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Posted by on in Author Series

As the electricity of the last weekend seems to die down, I’m finally able to breathe and collect my thoughts. This was the 2nd year that I attended Tampa Bay Comic Con, and the second go around not only met, but exceeded my expectations.





 The Con started on Friday, July 31st, but I was only able to attend on Saturday and Sunday (Aug. 1st and 2nd). Once again, Twilight Times Books authors Scott Eder and Dora Machado were by my side. This year, we were positioned at two adjoining tables and had a much larger display, which I felt was really beneficial as we collectively doubled our sales from last year, and The Coal ElfSOLD OUT!




The overall reception and response to having authors at the Con has certainly grown. Last year, we were barely a “blip” on the general populous’ radar, but this year was something else… it was different. There was a different vibe in the air, like people were almost looking for something new and fresh and exciting – something that took them out of the typical Con fare, but still immersed them in the realm of the fantastical.




There were many familiar faces from last year. A lot of my kiddos and friends showed up and brought with them an enormous amount of love and support. I also recognized people from the Con last year and had numerous people comment to me that they bought The Coal Elf last year and were eagerly awaiting the sequel. As an author, hearing those words is indescribable! My work is forever out there in the world, people are reading it and enjoying it, and they want more? That concept is so wild to me. And while I’m no newbie in this rodeo of writing, feedback like that gets me all giggly every time!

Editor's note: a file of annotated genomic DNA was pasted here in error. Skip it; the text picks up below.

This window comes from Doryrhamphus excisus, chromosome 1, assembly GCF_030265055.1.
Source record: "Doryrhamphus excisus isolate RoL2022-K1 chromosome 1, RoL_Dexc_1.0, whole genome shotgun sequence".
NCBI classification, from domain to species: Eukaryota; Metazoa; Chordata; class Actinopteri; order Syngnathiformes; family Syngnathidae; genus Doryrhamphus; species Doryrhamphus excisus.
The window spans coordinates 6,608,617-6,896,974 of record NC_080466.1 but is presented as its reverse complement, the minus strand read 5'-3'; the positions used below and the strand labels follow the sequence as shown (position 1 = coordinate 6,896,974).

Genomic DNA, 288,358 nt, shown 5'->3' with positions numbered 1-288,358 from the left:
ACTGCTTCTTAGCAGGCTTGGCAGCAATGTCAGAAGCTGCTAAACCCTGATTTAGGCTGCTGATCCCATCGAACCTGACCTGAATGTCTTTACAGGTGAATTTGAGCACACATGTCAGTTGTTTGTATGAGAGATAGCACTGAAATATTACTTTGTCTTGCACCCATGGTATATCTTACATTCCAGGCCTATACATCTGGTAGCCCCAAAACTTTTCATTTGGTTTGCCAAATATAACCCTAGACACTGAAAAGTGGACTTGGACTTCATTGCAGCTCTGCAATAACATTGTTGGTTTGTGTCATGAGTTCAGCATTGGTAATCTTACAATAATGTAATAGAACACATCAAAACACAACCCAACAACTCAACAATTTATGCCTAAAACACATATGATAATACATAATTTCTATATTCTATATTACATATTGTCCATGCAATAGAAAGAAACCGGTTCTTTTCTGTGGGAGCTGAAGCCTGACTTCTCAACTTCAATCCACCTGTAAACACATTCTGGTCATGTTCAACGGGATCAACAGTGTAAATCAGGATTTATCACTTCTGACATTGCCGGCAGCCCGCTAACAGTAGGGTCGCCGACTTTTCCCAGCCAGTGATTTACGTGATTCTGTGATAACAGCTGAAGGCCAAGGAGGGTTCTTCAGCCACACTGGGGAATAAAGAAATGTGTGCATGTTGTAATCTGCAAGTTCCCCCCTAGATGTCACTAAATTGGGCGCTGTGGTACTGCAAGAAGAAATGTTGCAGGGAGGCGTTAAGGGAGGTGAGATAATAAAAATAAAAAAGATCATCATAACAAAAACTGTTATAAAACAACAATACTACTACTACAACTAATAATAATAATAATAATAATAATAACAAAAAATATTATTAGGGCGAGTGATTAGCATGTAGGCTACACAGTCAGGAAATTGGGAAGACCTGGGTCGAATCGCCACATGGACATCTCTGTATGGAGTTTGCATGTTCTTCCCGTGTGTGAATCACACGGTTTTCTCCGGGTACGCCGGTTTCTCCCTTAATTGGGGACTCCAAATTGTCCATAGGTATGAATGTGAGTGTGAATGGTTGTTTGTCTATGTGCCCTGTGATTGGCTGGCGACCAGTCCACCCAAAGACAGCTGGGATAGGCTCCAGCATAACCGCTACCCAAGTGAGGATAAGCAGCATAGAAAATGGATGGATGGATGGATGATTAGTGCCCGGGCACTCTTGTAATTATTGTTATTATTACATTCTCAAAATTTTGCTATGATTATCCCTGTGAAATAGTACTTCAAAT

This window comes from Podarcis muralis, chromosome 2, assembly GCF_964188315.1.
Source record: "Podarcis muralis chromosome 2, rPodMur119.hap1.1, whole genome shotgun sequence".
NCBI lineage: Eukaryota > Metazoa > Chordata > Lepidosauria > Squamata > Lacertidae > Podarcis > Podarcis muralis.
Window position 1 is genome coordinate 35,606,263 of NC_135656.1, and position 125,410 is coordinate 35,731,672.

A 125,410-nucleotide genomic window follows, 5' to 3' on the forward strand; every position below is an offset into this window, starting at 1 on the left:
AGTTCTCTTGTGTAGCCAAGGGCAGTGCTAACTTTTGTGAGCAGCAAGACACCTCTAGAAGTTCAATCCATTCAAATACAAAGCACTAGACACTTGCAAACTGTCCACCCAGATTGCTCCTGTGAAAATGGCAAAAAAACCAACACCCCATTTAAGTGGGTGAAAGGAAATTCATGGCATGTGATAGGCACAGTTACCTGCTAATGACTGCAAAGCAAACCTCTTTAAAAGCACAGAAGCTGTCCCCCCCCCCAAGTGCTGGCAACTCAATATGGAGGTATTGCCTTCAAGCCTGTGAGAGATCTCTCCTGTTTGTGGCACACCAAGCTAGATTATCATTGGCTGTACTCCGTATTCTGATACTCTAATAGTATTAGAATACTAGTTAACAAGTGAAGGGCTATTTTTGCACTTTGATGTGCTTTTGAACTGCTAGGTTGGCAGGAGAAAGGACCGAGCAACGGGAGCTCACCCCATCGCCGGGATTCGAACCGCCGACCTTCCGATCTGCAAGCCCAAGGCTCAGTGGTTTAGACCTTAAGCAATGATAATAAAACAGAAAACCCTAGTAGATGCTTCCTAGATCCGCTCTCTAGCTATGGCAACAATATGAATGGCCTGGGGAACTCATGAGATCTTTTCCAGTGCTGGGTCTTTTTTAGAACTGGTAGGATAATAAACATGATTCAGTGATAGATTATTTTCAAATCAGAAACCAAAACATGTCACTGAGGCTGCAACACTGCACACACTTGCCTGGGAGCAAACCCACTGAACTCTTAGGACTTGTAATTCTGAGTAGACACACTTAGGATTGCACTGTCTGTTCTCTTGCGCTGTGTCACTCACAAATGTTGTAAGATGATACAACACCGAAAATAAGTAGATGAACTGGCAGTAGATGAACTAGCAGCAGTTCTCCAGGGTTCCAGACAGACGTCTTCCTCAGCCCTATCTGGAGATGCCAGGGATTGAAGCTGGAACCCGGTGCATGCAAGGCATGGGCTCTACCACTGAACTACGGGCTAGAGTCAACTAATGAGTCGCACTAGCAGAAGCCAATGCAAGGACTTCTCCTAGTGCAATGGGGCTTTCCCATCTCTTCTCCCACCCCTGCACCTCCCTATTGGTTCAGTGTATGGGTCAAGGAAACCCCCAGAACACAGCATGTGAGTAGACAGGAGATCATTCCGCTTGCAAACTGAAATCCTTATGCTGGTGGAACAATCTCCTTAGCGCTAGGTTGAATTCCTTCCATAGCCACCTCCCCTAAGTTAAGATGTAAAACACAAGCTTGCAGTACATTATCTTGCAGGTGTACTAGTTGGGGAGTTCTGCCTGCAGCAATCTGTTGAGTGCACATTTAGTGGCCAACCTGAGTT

One of the most important aspects of the Con was speaking on the Author Panels. This year, we really amped up the content, and all of our sessions were well received, and well attended (with a lot of people coming to more than one). Scott, Dora and I were joined again by author Tracy Akers.